The office too cold? Too hot? Forgot your office ID badge?
Don't sweat it. Honeywell has an answer. The company's new Vector Occupant app lets workers use their cellphones to change office temperatures or to gain access into locked buildings when they forget their ID cards at home.
Honeywell says the app is a win because it quickly gives locked-out workers access to their office without needing to call for help or replace ID badges. Employees simply hold up their phone app to the black card readers instead of their plastic ID cards. The app helps ID the worker and only unlocks doors per the employer's programming.
The technology could eliminate the need for plastic ID cards and cut replacing or reprogramming costs. It's also expected to beef up comfort, officials said.
By pressing a button, the cloud-backed app lets employees alert facilities managers when a work area is too hot or cold. The managers then press a button to acknowledge the complaint and click others to remotely change temperature settings, without visiting floors to manually adjust thermostats. The integrated system also lets the managers identify temperature patterns.
Right now, the app focuses on building access and comfort, but will eventually expand to help employees find their way around a building, officials said.
It took Honeywell less than a year and 40 software, IT and product development gurus in suburban Minneapolis and Bangalore to bring the technology to market. There are competitors, but most are small and none are as heavily integrated as Honeywell, officials said.
The app was developed with the help of the security-badge gurus at Texas-based HID Global.
The system was initially tested using 200 Honeywell employees in outside the Twin Cities. From there, it spread to six Honeywell buildings and then piloted at four customer sites in Chicago and London, and St. Paul and Centerville, Minn. Now it's ready for sale and making its way around to trade shows around the world.
The Vector Occupant app debuted in June at a trade show in London, and in the U.S. at another trade show in September.
"Reaction was very positive" and prompted a flurry of inquiries from architects and building construction firms looking to bring the hottest technology to building managers and tenants," said Himanshu Khurana, engineering director for Honeywell Building Solutions. The app also won inquiries from security experts wanting to make buildings secure while easing access for approved personnel.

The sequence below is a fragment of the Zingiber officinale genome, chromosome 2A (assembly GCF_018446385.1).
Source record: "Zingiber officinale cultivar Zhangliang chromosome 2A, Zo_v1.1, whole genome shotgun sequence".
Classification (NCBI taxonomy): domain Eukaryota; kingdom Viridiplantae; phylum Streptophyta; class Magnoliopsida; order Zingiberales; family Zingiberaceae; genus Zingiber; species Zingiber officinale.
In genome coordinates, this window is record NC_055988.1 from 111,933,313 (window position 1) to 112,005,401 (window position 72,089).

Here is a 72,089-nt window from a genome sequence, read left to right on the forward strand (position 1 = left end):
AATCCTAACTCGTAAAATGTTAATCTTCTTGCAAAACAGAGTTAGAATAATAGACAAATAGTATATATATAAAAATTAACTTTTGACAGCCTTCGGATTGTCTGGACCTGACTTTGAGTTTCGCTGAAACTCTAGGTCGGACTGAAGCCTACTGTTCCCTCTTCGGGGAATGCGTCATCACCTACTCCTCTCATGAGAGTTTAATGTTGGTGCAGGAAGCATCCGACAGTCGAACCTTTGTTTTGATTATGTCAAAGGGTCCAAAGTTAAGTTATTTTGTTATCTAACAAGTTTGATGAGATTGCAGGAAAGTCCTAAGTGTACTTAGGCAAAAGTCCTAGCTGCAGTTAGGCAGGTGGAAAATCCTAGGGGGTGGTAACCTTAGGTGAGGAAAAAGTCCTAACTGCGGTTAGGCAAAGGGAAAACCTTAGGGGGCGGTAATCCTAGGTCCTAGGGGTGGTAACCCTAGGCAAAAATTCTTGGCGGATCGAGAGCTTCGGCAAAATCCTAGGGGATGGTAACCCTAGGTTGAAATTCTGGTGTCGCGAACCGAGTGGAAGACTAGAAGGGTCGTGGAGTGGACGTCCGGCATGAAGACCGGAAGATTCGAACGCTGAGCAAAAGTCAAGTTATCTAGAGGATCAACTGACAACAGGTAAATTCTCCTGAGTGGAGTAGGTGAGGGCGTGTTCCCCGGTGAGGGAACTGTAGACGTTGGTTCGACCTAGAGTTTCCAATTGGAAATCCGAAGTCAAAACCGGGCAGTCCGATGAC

"People see a lot of innovation and focus around getting better security that can keep the bad guys out. But they don't see enough innovation surrounding how to let good people get in easier," he said. "We're changing that."
The app is the latest "Internet of Things" offering from New Jersey-based Honeywell, a company known for its temperature control systems. Honeywell is increasingly monitoring and controlling building features with connected devices.
If successful, the Vector Occupant app will generate millions in new revenue, officials said. In beta tests, users liked that smartphones require security codes, a security feature most employee ID badges don't have. They also liked that the app can be quickly customized.
"Buildings are alive and teeming with opportunities for users to interact with them - if you can make the right connections," said John Rajchert, president of Honeywell Building Solutions unit. "Smartphones and apps continue to enhance our everyday lives, from allowing us to hail a cab to giving us direct insight into where we stand on a restaurant waiting list. We're now applying these same concepts of insight and control to how one interacts with a building."
This summer, the 22,000-member Eagle Brook Church in Minnesota beta-tested the app, which gave nearly 200 employees and church leaders access to six buildings and tracked the data. Tom Tulberg, the church's information technology director, said the app helped.
"One of the biggest challenges for us, having 200 people spread across multiple locations, is that everybody has to have a scanning card. And they break. And too often people forget their badge and need another one. Because we have separate buildings with access systems that are separate from one another, the cards have to be coded for every building," Tulberg said. "So the Honeywell app is a means for us to have one central location where we can set up a user for access to any of our locations and control what portions of those buildings that they can get to."
Customer pricing will vary on building complexity and the number of employees using the app. On a per employee basis, it should be "significantly less than a cup of coffee," Khurana said.
Explore further: Honeywell: Facility, division headquarters to be in Atlanta